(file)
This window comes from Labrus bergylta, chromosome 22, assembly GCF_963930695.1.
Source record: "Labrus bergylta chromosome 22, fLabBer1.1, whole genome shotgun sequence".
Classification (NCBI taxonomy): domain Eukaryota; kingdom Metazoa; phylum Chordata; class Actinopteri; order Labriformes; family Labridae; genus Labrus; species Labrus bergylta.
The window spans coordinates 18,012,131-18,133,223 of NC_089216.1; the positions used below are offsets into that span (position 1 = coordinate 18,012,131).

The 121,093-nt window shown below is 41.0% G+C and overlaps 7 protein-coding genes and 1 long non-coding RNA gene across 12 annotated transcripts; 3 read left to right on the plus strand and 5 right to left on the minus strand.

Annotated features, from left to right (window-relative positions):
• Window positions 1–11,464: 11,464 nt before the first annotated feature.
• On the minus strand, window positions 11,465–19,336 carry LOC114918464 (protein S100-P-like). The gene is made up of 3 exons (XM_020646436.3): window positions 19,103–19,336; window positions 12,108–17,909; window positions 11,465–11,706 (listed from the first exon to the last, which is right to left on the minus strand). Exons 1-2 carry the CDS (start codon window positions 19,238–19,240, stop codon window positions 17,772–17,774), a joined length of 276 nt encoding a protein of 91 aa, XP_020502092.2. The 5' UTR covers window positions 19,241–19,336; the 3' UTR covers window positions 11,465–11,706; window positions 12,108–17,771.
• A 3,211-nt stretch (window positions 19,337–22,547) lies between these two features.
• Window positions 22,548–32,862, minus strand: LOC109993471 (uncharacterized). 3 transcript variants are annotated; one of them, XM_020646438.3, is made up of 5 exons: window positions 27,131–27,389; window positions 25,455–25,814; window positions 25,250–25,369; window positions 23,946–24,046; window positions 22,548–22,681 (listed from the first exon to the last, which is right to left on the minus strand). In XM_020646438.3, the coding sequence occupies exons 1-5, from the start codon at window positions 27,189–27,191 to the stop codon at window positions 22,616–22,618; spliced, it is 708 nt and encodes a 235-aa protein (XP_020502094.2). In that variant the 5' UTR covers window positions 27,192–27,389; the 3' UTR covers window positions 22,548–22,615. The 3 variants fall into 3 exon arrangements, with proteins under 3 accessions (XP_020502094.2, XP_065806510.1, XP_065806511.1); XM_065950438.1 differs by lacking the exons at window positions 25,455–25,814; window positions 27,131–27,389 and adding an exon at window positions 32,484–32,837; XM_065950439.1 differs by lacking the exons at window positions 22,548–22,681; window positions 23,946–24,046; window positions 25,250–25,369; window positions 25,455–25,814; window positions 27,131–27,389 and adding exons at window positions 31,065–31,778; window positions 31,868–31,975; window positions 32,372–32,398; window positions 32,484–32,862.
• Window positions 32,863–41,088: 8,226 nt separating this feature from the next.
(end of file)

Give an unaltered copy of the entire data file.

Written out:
This window comes from Labrus bergylta, chromosome 22, assembly GCF_963930695.1.
Source record: "Labrus bergylta chromosome 22, fLabBer1.1, whole genome shotgun sequence".
Classification (NCBI taxonomy): domain Eukaryota; kingdom Metazoa; phylum Chordata; class Actinopteri; order Labriformes; family Labridae; genus Labrus; species Labrus bergylta.
The window spans coordinates 18,012,131-18,133,223 of NC_089216.1; the positions used below are offsets into that span (position 1 = coordinate 18,012,131).

The 121,093-nt window shown below is 41.0% G+C and overlaps 7 protein-coding genes and 1 long non-coding RNA gene across 12 annotated transcripts; 3 read left to right on the plus strand and 5 right to left on the minus strand.

Annotated features, from left to right (window-relative positions):
• Window positions 1–11,464: 11,464 nt before the first annotated feature.
• On the minus strand, window positions 11,465–19,336 carry LOC114918464 (protein S100-P-like). The gene is made up of 3 exons (XM_020646436.3): window positions 19,103–19,336; window positions 12,108–17,909; window positions 11,465–11,706 (listed from the first exon to the last, which is right to left on the minus strand). Exons 1-2 carry the CDS (start codon window positions 19,238–19,240, stop codon window positions 17,772–17,774), a joined length of 276 nt encoding a protein of 91 aa, XP_020502092.2. The 5' UTR covers window positions 19,241–19,336; the 3' UTR covers window positions 11,465–11,706; window positions 12,108–17,771.
• A 3,211-nt stretch (window positions 19,337–22,547) lies between these two features.
• Window positions 22,548–32,862, minus strand: LOC109993471 (uncharacterized). 3 transcript variants are annotated; one of them, XM_020646438.3, is made up of 5 exons: window positions 27,131–27,389; window positions 25,455–25,814; window positions 25,250–25,369; window positions 23,946–24,046; window positions 22,548–22,681 (listed from the first exon to the last, which is right to left on the minus strand). In XM_020646438.3, the coding sequence occupies exons 1-5, from the start codon at window positions 27,189–27,191 to the stop codon at window positions 22,616–22,618; spliced, it is 708 nt and encodes a 235-aa protein (XP_020502094.2). In that variant the 5' UTR covers window positions 27,192–27,389; the 3' UTR covers window positions 22,548–22,615. The 3 variants fall into 3 exon arrangements, with proteins under 3 accessions (XP_020502094.2, XP_065806510.1, XP_065806511.1); XM_065950438.1 differs by lacking the exons at window positions 25,455–25,814; window positions 27,131–27,389 and adding an exon at window positions 32,484–32,837; XM_065950439.1 differs by lacking the exons at window positions 22,548–22,681; window positions 23,946–24,046; window positions 25,250–25,369; window positions 25,455–25,814; window positions 27,131–27,389 and adding exons at window positions 31,065–31,778; window positions 31,868–31,975; window positions 32,372–32,398; window positions 32,484–32,862.
• Window positions 32,863–41,088: 8,226 nt separating this feature from the next.